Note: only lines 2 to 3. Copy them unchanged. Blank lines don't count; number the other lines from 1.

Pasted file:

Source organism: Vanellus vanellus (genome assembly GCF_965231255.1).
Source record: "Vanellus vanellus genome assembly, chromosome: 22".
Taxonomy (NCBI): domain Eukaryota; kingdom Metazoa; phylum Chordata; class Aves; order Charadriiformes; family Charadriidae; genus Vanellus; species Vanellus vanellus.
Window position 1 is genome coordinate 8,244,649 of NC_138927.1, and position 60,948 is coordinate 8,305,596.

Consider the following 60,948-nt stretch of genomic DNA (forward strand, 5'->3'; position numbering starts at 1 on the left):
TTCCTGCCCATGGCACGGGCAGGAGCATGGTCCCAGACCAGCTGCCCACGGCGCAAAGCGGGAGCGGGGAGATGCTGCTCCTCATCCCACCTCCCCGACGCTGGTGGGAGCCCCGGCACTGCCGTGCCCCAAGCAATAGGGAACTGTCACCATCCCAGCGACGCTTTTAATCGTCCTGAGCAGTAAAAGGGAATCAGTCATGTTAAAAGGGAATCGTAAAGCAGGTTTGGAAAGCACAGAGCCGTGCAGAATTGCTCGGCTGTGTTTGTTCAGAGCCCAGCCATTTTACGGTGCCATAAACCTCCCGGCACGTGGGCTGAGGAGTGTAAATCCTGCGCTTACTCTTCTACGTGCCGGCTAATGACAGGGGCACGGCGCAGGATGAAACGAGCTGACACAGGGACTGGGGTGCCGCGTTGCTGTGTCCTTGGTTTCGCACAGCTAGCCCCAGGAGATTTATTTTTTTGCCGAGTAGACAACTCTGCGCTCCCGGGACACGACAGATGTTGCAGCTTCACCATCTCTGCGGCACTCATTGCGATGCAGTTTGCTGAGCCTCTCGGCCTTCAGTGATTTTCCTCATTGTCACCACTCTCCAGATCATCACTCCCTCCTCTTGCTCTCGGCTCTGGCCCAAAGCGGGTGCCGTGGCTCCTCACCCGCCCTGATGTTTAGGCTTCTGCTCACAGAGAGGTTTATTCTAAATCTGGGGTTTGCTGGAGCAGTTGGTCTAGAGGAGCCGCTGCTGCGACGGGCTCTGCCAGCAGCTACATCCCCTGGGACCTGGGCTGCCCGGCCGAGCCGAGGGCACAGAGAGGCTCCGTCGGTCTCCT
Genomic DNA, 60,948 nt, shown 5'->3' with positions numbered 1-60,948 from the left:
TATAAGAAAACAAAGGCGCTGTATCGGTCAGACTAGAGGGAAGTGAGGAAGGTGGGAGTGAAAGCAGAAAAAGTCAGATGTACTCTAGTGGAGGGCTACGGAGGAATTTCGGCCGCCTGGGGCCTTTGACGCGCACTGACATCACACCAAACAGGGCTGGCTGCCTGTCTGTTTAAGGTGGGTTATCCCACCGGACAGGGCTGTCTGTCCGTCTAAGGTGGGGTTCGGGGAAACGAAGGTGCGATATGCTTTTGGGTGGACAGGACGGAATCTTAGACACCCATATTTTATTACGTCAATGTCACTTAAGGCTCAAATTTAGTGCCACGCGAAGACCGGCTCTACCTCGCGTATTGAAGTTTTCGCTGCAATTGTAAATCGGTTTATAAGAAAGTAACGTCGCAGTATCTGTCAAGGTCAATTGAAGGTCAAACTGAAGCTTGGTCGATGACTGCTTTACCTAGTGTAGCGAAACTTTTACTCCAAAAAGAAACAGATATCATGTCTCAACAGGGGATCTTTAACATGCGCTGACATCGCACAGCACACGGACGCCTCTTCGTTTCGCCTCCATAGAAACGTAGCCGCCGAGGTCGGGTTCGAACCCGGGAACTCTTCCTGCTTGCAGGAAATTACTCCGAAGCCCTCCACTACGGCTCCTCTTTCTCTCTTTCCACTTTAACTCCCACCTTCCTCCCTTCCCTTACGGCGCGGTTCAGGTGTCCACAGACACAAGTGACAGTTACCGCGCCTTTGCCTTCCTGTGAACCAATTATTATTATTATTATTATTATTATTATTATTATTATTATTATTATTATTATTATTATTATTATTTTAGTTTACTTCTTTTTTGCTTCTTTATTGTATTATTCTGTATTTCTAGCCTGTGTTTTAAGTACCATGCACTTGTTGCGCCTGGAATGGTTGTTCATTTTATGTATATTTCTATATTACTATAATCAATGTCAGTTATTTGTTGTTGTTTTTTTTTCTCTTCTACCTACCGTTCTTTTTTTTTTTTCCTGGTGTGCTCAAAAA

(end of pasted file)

Source record: "Vanellus vanellus genome assembly, chromosome: 22".
Taxonomy (NCBI): domain Eukaryota; kingdom Metazoa; phylum Chordata; class Aves; order Charadriiformes; family Charadriidae; genus Vanellus; species Vanellus vanellus.